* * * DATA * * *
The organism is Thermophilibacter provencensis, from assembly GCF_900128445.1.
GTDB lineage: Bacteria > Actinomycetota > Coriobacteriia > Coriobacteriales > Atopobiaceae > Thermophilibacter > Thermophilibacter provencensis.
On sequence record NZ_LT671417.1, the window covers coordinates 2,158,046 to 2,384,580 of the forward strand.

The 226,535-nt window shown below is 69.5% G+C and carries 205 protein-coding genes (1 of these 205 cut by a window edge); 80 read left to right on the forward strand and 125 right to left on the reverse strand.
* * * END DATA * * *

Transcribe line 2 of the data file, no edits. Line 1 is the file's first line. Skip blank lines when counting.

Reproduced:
GTDB lineage: Bacteria > Actinomycetota > Coriobacteriia > Coriobacteriales > Atopobiaceae > Thermophilibacter > Thermophilibacter provencensis.